Post: Being a good leader for the most important person in your life - based on Podcast from Tim Ferris and Seth Godin and some blogs
To be a good leader for yourself, is a virtue. It's a good measure of maturity. Seth Godin had some interesting points revolving around productivity, creativity and discipline that are valuable for anyone interested in leading themselves healthily in these aspects of life.
Subtle art of not giving a fuck:
The idea that happiness is a concrete goal is a myth. Happiness comes through suffering, but not all suffering. Where it comes from, I don't know. Books like Flow indicate similar things. You can find this notion more often in positive psychology.
Throughout the book, a couple of things were striking and could even be life changing: Values, and the 'self'.
Watch what you value. It's hard to find out what you value, for real. That's where the challenge of the 'self' comes in. Learn to see what your mind does (meditate, or ask honest friends). What makes you doubt yourself? What makes you give a fuck? These things revolve about your values. They are not conscious.
Try looking at the common denominator in what makes you react emotionally to certain situations (angry, for example) and look at what the situation denies. In case of a client not paying: the situation denies you money. It's either money, or what you set out to do with it, that is your value. This is a good start to learn more!
There is so much good information to be extracted from the book, especially when armed with knowledge from other good books like Tao Te King, 12 rules for life, Ecce homo, Flow or Thinking, Fast and Slow. All recommended.
Resonance: how to open doors for other people
We need kindness and love so much more than we know, want to admit and give. Often, we're awfully deprived of real love. Our view of relationships needs a severe makeover. I've been somewhat troubled by witnessing this problem in myself and others nearly all of my adolescent life, which is why I'm so interested in it.
Resonance is not only a mammalian capacity but an outright necessity. A really striking quote from the article on Farnam Street was:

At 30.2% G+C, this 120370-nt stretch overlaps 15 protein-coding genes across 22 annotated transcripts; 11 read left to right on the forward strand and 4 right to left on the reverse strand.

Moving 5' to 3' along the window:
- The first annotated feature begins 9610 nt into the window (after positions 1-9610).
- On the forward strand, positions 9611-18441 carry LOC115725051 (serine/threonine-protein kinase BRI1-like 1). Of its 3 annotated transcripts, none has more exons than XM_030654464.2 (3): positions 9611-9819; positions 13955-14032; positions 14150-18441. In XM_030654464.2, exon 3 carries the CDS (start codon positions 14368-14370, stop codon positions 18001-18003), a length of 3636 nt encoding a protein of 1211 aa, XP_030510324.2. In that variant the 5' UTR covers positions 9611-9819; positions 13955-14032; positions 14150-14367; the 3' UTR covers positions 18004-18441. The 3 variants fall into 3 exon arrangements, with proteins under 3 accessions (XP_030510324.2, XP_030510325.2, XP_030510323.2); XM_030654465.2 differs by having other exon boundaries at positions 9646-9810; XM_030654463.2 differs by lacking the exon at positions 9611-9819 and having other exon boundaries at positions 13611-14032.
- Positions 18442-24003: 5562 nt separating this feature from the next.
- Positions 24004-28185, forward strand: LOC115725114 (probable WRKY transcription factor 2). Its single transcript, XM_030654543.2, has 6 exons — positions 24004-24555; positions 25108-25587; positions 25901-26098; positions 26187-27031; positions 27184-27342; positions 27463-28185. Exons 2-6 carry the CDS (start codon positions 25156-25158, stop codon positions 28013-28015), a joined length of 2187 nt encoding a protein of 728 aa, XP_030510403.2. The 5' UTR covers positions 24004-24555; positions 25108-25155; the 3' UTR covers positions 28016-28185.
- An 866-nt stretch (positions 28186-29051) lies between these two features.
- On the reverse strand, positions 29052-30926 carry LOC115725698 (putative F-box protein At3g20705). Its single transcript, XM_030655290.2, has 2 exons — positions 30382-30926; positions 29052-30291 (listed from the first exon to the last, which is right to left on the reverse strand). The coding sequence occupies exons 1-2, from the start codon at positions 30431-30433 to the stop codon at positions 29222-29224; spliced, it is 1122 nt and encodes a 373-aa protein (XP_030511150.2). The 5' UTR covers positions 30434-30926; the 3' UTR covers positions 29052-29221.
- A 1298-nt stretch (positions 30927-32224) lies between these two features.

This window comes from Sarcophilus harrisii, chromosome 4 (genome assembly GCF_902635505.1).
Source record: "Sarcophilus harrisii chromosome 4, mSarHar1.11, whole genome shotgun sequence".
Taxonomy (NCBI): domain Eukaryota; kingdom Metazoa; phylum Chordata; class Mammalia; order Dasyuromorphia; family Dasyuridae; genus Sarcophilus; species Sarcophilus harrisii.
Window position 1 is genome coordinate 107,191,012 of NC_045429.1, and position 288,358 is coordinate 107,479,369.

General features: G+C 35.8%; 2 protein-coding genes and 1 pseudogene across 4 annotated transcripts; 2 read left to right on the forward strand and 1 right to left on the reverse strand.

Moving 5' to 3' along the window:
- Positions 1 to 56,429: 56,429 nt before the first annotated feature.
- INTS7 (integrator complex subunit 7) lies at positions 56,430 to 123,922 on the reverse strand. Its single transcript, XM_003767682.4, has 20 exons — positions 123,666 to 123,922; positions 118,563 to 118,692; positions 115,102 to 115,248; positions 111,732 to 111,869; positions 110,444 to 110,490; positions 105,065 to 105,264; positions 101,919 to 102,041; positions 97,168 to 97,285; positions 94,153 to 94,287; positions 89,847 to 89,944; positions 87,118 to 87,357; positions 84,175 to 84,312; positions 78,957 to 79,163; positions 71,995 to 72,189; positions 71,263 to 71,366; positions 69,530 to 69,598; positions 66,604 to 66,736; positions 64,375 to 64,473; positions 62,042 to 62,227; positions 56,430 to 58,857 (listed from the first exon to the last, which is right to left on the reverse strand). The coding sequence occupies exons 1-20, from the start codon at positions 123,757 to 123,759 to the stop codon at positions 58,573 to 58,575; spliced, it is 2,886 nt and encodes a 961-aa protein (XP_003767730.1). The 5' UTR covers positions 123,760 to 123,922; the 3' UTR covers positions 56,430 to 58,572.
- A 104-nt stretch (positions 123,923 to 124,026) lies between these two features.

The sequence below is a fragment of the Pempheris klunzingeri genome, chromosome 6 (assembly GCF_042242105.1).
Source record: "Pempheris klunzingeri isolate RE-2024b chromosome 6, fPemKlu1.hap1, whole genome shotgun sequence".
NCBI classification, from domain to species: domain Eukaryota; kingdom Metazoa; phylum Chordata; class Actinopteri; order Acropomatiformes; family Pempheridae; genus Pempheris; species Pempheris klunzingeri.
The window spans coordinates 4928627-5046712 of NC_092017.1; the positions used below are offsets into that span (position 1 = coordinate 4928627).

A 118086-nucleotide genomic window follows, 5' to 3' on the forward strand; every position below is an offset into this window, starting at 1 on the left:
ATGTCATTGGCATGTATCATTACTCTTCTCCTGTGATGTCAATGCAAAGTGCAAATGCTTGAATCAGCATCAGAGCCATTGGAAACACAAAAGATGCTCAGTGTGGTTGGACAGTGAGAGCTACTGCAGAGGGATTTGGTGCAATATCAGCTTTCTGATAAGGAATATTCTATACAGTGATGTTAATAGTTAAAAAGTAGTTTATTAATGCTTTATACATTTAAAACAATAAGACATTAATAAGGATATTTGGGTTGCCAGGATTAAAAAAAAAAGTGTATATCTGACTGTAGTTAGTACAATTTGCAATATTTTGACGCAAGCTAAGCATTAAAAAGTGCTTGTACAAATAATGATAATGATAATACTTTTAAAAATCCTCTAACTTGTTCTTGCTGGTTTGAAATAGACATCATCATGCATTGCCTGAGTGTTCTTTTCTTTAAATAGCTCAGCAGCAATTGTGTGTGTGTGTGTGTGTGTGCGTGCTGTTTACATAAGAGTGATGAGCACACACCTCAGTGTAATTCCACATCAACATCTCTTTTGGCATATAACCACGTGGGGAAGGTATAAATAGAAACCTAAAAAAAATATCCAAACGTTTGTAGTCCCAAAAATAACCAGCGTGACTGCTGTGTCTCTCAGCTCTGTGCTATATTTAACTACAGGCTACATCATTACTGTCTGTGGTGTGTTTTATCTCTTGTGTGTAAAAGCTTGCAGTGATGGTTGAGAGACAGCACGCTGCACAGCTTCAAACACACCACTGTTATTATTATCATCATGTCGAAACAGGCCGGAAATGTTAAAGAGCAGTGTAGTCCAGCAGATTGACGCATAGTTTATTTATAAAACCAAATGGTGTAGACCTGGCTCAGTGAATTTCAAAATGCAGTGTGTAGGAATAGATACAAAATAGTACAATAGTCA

People want to be recognized. It reminds them they exist. Never take that away from anyone - some aunt of Shane Parrish's friend.
This also ties into relationship therapy nicely. The social need is part of our mammalian brain. Love is not only for our intimate relationships. Love is the base of any human connection, and emotional availability is the currency of love.
The lies we tell
The knowledge about our own mind and emotions makes us humble enough to accept that we're wrong so much that admitting it should be as common and accepted as saying you need to go to the bathroom. It's nothing beautiful, but everyone does it, all the time.
Blog about Stack Overflow on CodingHorror
This was an interesting takeaway, and something that Jeff Atwood is equipped to say considering the data's there.
because 10 different people will ask a nearly identical question using 10 different sets of completely unrelated words with no overlap. I know, it sounds crazy, but trust me: humans are amazing at this. We want all those duplicates to exist so they can point to the primary question they are a duplicate of, while still being valid search targets for people who ask questions with unusual or rare word choices.
This adds a tiny bit of extra quantitative flavoring to the idea of human language being wildly ambiguous.
Post: Emotion, love, relationships - based on a paper and podcasts from Dr. Sue Johnson
I started my overall interest in relationships and social science when I read 'The definitive book of Body Language' and 'Thinking, Fast and Slow'. It only got more when I got into DevOps because of the relevance of culture and communication, which is something I will be writing about more. It's all connected!
Tools and tips for better sleep
Even though a lot of my investigation still has to be done, there are some useful thoughts and takeaways I might already have that can re-inspire a part of my search to understand my own sleep management better. To be honest, I found this one of the lesser podcasts of Tim Ferris since 80% of the conversations were a bit off-topic and focused on health in general.